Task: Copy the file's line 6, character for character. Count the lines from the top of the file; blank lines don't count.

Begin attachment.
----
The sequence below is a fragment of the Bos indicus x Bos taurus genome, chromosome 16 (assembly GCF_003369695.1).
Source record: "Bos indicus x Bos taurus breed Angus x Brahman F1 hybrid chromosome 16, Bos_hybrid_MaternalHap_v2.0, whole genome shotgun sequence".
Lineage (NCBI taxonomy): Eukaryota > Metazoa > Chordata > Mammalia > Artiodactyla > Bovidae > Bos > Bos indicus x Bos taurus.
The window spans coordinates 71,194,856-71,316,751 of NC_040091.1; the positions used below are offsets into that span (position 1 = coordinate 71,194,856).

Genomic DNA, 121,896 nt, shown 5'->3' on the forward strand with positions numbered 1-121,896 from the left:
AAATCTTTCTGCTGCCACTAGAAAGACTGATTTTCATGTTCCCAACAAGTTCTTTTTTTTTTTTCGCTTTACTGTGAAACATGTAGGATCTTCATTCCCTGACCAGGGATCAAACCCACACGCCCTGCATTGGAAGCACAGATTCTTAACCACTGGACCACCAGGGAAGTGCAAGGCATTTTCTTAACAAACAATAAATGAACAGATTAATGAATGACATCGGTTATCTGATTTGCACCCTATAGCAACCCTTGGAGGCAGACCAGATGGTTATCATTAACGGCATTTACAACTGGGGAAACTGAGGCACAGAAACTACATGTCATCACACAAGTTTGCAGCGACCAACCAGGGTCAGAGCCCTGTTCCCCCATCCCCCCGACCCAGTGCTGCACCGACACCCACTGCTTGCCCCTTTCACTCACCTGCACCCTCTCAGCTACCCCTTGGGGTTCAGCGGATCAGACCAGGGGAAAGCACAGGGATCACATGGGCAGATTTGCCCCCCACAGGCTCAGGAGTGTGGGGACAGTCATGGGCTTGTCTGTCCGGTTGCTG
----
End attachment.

AAATCTTTCTGCTGCCACTAGAAAGACTGATTTTCATGTTCCCAACAAGTTCTTTTTTTTTTTTCGCTTTACTGTGAAACATGTAGGATCTTCATTCCCTGACCAGGGATCAAACCCACACGCCCTGCATTGGAAGCACAGATTCTTAACCACTGGACCACCAGGGAAGTGCAAGGCATTTTCTTAACAAACAATAAATGAACAGATTAATGAATGACATCGGTTATCTGATTTGCACCCTATAGCAACCCTTGGAGGCAGACCAGATGGTTATCATTAACGGCATTTACAACTGGGGAAACTGAGGCACAGAAACTACATGTCATCACACAAGTTTGCAGCGACCAACCAGGGTCAGAGCCCTGTTCCCCCATCCCCCCGACCCAGTGCTGCACCGACACCCACTGCTTGCCCCTTTCACTCACCTGCACCCTCTCAGCTACCCCTTGGGGTTCAGCGGATCAGACCAGGGGAAAGCACAGGGATCACATGGGCAGATTTGCCCCCCACAGGCTCAGGAGTGTGGGGACAGTCATGGGCTTGTCTGTCCGGTTGCTG